Today is the Christmas Bird Count for Duluth. My girlfriend is half-sick with the flu, so she's not covering her usual territory this year and is instead doing a feeder count. Before I left for work today she had already gotten, among other things, some white-throated sparrows, juncos, and a cardinal, all of which are somewhat unusual/exciting to see this far north at this time of year. I'm pretty sure she already topped my species for last year's feeder count. Last year's feeder count was sad.
There are a lot of obvious ways to Save The Earth, like recycling, taking public transit, or putting solar panels on your house. Citizen science projects like the CBC tend to not get a lot of press, but they're super important, too. Christmas Bird Counts have been held in North and South America for 108 years now, and this year there are over 50,000 volunteers going out and tromping around or watching feeders and making a census of every single bird they see. It may sound like a little thing, but this provides invaluable information on bird behavior and population trends, which is useful for all sorts of conservation efforts.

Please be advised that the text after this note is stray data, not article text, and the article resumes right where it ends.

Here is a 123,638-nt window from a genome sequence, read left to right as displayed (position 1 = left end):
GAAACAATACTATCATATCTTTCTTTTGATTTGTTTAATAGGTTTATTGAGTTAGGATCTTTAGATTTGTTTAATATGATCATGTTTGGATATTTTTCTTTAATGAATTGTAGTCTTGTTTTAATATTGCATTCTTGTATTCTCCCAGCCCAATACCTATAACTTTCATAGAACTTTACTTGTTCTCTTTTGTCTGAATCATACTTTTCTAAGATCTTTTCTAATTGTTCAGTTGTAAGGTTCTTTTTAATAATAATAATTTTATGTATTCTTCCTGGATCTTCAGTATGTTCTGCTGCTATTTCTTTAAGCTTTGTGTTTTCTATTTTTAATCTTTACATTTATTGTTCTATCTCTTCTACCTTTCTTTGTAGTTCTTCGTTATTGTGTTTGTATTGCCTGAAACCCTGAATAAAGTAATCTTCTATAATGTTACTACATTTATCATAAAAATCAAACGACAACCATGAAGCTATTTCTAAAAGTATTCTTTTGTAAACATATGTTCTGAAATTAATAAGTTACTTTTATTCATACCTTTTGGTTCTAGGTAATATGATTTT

I'm not sure if I would have wanted to go out on a hardcore outside count today, since I am working on getting over the flu myself and it is butt-cold (9 above when I left the house). Although it sure was pretty out this morning, too -- steam billowing off the lake, and hoarfrost sparkling on all the trees. But despite the lack of exciting birds during my feeder watch last year, it was still kind of fun (so was going to the compilation afterwards, even if it was all awkward and social, because then I got to hear what everyone else saw, too) and I like the feeling of contributing to capital-S Science. I'm really hoping that I can participate again next year.